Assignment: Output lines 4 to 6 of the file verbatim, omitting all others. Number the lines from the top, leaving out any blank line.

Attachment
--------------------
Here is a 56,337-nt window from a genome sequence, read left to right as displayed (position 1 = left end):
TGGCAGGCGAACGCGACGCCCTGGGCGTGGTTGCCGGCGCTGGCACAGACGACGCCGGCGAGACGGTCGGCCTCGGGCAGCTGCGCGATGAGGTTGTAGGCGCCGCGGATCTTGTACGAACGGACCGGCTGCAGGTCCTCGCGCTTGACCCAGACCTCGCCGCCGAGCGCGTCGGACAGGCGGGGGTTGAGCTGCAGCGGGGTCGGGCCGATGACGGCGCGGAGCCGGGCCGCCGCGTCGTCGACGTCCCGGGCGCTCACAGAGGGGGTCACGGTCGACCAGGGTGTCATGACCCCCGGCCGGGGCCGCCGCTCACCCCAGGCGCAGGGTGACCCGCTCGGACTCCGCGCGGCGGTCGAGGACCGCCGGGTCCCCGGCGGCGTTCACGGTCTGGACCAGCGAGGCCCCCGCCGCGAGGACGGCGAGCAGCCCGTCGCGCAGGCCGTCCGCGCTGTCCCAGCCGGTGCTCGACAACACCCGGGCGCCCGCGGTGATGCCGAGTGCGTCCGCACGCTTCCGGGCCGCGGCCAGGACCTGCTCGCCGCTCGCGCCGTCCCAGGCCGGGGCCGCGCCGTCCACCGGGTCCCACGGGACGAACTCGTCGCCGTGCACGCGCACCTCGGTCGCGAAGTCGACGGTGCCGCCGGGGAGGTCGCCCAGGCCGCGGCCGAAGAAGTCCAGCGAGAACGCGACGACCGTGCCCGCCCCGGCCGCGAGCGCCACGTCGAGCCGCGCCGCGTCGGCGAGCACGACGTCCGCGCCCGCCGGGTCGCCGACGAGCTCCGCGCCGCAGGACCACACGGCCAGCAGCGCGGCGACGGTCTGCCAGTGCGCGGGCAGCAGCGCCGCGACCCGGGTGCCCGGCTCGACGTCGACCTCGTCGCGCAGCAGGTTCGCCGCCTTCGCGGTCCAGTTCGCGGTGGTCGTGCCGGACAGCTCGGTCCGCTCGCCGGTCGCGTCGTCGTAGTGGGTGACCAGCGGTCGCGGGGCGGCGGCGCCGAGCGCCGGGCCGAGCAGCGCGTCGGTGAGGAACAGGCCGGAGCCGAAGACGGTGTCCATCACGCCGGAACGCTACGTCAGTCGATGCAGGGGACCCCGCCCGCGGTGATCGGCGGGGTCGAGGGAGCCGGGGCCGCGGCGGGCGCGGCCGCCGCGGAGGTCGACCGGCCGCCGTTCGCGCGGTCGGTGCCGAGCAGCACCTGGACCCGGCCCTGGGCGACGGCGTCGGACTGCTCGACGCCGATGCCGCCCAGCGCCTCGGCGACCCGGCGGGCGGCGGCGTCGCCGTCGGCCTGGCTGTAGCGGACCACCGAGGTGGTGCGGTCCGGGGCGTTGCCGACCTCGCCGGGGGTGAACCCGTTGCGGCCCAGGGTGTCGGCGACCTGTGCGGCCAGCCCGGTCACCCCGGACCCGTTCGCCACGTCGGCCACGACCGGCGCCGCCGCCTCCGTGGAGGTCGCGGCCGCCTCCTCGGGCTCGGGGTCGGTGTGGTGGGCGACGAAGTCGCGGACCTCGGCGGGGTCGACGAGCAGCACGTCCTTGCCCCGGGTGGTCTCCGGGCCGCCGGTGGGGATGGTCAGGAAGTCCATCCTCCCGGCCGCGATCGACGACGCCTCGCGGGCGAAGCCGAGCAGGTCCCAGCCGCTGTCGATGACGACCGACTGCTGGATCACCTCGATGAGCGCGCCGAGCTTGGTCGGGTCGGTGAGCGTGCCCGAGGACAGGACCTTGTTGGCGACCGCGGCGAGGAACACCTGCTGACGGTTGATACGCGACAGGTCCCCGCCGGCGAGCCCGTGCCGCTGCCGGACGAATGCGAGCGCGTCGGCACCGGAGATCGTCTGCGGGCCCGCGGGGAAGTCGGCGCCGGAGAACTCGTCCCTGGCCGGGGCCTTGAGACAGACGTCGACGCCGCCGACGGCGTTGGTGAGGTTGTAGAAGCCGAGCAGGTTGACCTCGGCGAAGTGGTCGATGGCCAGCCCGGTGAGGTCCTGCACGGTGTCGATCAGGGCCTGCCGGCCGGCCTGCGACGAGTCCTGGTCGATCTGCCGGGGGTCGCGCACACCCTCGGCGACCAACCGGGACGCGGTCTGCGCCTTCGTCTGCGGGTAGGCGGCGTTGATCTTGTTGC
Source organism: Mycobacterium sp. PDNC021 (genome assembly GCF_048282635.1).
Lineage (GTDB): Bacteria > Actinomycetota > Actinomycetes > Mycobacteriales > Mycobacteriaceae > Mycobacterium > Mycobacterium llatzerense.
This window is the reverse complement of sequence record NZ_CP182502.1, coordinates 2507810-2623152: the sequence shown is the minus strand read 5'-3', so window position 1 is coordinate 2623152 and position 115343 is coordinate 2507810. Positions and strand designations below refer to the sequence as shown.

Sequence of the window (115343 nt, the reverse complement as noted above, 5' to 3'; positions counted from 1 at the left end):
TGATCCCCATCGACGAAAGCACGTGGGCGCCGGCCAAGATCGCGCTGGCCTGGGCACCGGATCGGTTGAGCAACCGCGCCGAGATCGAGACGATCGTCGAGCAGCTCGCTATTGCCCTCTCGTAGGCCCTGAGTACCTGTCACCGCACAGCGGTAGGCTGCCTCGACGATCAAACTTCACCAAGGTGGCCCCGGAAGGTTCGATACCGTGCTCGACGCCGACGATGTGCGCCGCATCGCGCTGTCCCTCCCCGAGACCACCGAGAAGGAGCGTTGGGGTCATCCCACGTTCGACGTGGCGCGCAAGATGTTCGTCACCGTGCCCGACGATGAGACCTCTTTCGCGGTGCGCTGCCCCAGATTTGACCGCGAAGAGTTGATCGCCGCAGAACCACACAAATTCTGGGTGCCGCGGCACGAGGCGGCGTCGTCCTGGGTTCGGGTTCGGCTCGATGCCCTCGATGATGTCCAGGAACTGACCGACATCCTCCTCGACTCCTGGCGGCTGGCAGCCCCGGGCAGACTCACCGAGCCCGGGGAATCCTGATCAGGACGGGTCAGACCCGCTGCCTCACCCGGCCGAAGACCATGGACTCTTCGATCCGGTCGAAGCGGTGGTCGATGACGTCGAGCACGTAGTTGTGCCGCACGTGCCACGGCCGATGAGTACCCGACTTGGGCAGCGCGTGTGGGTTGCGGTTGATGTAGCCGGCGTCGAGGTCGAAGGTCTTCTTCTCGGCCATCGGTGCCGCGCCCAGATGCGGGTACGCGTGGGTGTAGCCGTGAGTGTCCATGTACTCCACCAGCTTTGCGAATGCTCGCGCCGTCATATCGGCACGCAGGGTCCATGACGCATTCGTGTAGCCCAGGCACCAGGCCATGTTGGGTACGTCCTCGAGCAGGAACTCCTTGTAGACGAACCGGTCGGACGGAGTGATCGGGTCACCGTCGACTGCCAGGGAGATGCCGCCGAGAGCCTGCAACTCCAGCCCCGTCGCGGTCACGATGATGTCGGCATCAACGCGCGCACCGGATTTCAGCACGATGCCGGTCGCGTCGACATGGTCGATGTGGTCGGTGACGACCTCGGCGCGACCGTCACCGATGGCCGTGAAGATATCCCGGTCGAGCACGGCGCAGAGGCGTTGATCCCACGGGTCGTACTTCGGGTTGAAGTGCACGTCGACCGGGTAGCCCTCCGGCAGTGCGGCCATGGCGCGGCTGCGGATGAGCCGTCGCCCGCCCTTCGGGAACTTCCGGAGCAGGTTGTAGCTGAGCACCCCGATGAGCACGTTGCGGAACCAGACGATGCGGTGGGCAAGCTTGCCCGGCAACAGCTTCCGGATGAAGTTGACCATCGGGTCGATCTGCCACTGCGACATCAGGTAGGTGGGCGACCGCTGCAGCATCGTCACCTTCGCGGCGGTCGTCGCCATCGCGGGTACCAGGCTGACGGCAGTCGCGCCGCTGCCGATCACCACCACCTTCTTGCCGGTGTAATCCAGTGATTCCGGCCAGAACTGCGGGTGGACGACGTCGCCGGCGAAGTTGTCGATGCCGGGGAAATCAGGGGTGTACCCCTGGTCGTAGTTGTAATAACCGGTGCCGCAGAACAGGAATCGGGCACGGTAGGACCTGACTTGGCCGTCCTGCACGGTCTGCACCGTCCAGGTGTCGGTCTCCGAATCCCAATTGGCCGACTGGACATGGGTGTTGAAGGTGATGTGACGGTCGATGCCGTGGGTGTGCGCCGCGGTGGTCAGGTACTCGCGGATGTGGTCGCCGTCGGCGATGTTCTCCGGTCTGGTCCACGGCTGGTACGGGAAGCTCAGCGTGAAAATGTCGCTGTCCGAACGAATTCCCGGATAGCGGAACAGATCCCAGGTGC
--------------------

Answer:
Lineage (GTDB): Bacteria > Actinomycetota > Actinomycetes > Mycobacteriales > Mycobacteriaceae > Mycobacterium > Mycobacterium llatzerense.
This window is the reverse complement of sequence record NZ_CP182502.1, coordinates 2507810-2623152: the sequence shown is the minus strand read 5'-3', so window position 1 is coordinate 2623152 and position 115343 is coordinate 2507810. Positions and strand designations below refer to the sequence as shown.

Sequence of the window (115343 nt, the reverse complement as noted above, 5' to 3'; positions counted from 1 at the left end):